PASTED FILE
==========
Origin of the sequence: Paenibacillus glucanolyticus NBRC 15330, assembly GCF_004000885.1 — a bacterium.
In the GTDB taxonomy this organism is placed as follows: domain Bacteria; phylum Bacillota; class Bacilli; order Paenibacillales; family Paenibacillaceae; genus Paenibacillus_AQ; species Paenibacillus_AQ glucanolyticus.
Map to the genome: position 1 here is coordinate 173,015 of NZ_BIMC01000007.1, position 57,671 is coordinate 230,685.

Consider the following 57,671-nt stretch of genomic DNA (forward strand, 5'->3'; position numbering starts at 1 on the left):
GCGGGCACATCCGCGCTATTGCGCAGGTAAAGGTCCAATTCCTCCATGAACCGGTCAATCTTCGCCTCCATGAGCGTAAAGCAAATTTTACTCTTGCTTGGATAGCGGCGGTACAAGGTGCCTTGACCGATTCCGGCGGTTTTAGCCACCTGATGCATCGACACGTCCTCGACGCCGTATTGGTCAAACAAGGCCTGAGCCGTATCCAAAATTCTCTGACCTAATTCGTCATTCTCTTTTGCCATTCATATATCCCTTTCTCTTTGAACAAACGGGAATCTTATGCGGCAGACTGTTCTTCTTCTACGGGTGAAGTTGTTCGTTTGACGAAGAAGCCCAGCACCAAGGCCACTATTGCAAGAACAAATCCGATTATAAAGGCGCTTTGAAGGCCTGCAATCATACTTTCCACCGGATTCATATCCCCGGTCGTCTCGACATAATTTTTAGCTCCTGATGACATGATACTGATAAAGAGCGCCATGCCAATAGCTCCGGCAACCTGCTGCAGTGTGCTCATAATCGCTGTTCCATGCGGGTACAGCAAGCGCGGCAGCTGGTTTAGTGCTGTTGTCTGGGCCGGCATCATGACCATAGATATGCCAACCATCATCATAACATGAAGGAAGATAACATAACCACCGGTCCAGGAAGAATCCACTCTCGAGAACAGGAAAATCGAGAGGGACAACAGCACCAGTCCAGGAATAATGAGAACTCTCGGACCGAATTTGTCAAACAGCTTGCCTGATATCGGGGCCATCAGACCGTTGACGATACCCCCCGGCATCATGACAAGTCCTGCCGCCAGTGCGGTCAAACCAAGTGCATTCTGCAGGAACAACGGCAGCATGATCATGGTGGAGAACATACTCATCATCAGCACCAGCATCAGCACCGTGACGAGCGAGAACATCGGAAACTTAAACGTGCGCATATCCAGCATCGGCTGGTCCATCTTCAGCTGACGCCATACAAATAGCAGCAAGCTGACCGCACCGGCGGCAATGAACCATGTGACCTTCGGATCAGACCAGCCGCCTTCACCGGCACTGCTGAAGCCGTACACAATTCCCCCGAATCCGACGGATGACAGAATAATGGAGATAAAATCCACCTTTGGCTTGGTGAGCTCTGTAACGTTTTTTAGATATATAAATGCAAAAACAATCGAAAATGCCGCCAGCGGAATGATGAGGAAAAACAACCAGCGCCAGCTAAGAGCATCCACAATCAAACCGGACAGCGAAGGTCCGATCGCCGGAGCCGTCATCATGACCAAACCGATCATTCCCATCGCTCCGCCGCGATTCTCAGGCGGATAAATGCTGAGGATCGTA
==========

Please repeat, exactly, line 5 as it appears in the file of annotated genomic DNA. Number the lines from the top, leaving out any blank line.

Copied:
GCGGGCACATCCGCGCTATTGCGCAGGTAAAGGTCCAATTCCTCCATGAACCGGTCAATCTTCGCCTCCATGAGCGTAAAGCAAATTTTACTCTTGCTTGGATAGCGGCGGTACAAGGTGCCTTGACCGATTCCGGCGGTTTTAGCCACCTGATGCATCGACACGTCCTCGACGCCGTATTGGTCAAACAAGGCCTGAGCCGTATCCAAAATTCTCTGACCTAATTCGTCATTCTCTTTTGCCATTCATATATCCCTTTCTCTTTGAACAAACGGGAATCTTATGCGGCAGACTGTTCTTCTTCTACGGGTGAAGTTGTTCGTTTGACGAAGAAGCCCAGCACCAAGGCCACTATTGCAAGAACAAATCCGATTATAAAGGCGCTTTGAAGGCCTGCAATCATACTTTCCACCGGATTCATATCCCCGGTCGTCTCGACATAATTTTTAGCTCCTGATGACATGATACTGATAAAGAGCGCCATGCCAATAGCTCCGGCAACCTGCTGCAGTGTGCTCATAATCGCTGTTCCATGCGGGTACAGCAAGCGCGGCAGCTGGTTTAGTGCTGTTGTCTGGGCCGGCATCATGACCATAGATATGCCAACCATCATCATAACATGAAGGAAGATAACATAACCACCGGTCCAGGAAGAATCCACTCTCGAGAACAGGAAAATCGAGAGGGACAACAGCACCAGTCCAGGAATAATGAGAACTCTCGGACCGAATTTGTCAAACAGCTTGCCTGATATCGGGGCCATCAGACCGTTGACGATACCCCCCGGCATCATGACAAGTCCTGCCGCCAGTGCGGTCAAACCAAGTGCATTCTGCAGGAACAACGGCAGCATGATCATGGTGGAGAACATACTCATCATCAGCACCAGCATCAGCACCGTGACGAGCGAGAACATCGGAAACTTAAACGTGCGCATATCCAGCATCGGCTGGTCCATCTTCAGCTGACGCCATACAAATAGCAGCAAGCTGACCGCACCGGCGGCAATGAACCATGTGACCTTCGGATCAGACCAGCCGCCTTCACCGGCACTGCTGAAGCCGTACACAATTCCCCCGAATCCGACGGATGACAGAATAATGGAGATAAAATCCACCTTTGGCTTGGTGAGCTCTGTAACGTTTTTTAGATATATAAATGCAAAAACAATCGAAAATGCCGCCAGCGGAATGATGAGGAAAAACAACCAGCGCCAGCTAAGAGCATCCACAATCAAACCGGACAGCGAAGGTCCGATCGCCGGAGCCGTCATCATGACCAAACCGATCATTCCCATCGCTCCGCCGCGATTCTCAGGCGGATAAATGCTGAGGATCGTA